I'm the buyer, how do I protect myself with owner financed deal?

9 Replies

I'm still new to this, but I know owner financing can be a beautiful thing. I found an "ugly house" with a highly motivated seller. She's willing to sell for $59,000, downpayment $20,000 0%apr with payments of $650 x 60months. Sounds great!!! I've already had a contractor over to look at the place and it will need $50,000 in work, but will ARV around $140,000 and is a duplex in a desirable area with good rents that will cover. FYI--I'm an out of state investor.

SO.... I've corresponded via text and email with the seller (she's also out-of-state for the property) and we've reached our terms.  She mentioned that she would do a LAND CONTRACT for the term and it will be filed with the county.  I've reached out to a local real estate lawyer and my contractor has also done these deals--so I have some great resources, but want to pose some questions to the hive mind here as well:

1.) I've never met this person, I know her name and it matches to the name on the title via a county title search.  Is there a way to ensure she is who she says she is and has the right to sell the property?

2.) I've reached out to the title company and will get a title search--will this also disclose any liens on the property?

3.) With a land contract, am I taking a risk?  I will be heavily invested in this property and the improvements--I don't want to lose it.

4.) Can I take out a mortgage/refi the property before the term is up on the owner financing and pay her off? I'd like to BRRR this one and don't want to wait 5 years for my investment.

5.) What other questions should I be asking or aware of?

Thank you all!  As I said, I have an appointment to speak with an attorney, but I want to have my ducks in a row before I go in there--they charge by the minute :) 

Are you unable to qualify for a loan?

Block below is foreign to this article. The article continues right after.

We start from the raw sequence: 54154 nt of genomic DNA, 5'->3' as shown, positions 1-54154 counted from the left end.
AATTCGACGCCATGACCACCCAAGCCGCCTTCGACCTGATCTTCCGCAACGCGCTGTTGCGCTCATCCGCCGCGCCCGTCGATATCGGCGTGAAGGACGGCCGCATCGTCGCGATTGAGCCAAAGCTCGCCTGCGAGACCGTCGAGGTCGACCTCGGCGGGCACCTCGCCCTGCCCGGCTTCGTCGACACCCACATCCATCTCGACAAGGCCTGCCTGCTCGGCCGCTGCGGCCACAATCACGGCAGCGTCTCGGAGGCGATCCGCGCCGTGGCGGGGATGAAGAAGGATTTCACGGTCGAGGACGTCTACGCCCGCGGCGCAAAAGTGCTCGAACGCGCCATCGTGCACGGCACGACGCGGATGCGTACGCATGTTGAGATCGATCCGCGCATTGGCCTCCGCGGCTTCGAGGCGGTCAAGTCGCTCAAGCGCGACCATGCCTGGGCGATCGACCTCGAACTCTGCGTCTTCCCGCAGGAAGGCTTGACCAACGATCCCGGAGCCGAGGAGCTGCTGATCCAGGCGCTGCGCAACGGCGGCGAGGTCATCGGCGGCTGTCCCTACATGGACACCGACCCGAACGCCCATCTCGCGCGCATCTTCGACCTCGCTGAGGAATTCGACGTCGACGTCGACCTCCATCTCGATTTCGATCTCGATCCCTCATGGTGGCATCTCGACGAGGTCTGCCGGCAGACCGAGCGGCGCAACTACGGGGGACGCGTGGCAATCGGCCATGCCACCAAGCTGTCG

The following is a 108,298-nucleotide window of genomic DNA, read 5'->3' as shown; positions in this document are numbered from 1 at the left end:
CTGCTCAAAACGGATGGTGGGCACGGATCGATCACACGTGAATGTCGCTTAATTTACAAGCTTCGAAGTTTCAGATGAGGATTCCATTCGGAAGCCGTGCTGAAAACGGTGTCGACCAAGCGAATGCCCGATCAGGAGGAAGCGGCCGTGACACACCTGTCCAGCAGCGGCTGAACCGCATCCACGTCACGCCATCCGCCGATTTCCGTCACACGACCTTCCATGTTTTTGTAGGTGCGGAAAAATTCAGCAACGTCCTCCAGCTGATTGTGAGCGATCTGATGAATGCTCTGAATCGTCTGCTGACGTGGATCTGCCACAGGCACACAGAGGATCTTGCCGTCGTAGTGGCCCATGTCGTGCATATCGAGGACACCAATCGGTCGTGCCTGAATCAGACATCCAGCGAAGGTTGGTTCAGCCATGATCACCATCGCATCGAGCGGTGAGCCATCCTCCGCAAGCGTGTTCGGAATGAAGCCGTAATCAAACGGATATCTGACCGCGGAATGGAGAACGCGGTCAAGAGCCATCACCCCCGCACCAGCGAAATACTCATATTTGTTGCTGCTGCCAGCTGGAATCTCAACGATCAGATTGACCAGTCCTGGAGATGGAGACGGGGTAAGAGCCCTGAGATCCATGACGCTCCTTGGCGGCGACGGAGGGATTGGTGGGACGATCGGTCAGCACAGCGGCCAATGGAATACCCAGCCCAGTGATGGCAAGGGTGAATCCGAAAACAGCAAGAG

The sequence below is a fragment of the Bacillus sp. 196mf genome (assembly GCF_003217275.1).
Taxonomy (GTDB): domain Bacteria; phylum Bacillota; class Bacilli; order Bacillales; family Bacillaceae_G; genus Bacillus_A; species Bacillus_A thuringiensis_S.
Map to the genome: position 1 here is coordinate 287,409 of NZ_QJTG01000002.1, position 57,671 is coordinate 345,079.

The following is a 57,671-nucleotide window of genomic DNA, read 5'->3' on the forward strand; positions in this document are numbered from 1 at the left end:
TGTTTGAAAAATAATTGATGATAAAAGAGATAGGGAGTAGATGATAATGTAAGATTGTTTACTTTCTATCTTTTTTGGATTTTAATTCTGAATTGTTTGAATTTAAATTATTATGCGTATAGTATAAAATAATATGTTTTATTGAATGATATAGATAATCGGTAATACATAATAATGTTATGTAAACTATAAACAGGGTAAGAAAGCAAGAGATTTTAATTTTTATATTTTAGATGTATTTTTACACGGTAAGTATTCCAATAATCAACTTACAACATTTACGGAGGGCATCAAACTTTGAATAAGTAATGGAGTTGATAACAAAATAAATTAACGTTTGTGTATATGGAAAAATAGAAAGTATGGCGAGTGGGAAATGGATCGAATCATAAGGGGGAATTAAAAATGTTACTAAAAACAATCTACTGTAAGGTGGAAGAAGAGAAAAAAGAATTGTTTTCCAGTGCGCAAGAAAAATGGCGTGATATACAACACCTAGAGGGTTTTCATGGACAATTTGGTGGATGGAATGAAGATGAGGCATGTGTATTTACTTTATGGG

In this situation, owner financing is hurting your returns.   By the time you are done rehabbing you will have over $70K tied up.  Your RoE is not good and you have a wad of cash tied up for months and months.

A much better approach would be to buy it straight-up using a hard money lender and rate & term refi as soon as tenants are in place.  Based on your numbers, you can probably do that for only $15K out of pocket, generating amazing RoE.

@Ashleigh T Lambert did you discuss with the attorney that you would be using a land contract? I believe that with a land contract the owner retains title to the property until you pay off the loan. This means that they could go out and borrow against it. This creates risk because if they take out loans and never repay it could fall into foreclosure. This also means that if the title is not in your name you could not mortgage/refi.  I would want to do a deed of trust or simply record a mortgage and a warranty deed. I may be wrong but I believe that the title would nor convey until you make the final payment which does create risk for you and none for the property owner. 

@Ashleigh T Lambert ,

To add on to the risks Tyler mentioned....if the Owner retains title, there are a host of other issues that could 'cloud' the title between now and when you fulfill your end of the bargain.  Let's say the owner or owner's kid gets sued for causing an accident.  The winning attorney will search for assets and find the house YOU are paying on and can slap a lien on it, making it impossible for the Seller to deliver clear title.  Then you'd have to sue the Seller to get your money back, most of which would probably have been spent defending a law suit and/or seized via bank account levy to satisfy the judgment.  Also, if the owner stops paying taxes and the county auctions it at tax sale, you would be responsible to satisfy that or lose your interest in the property along with all funds you poured into the rehab.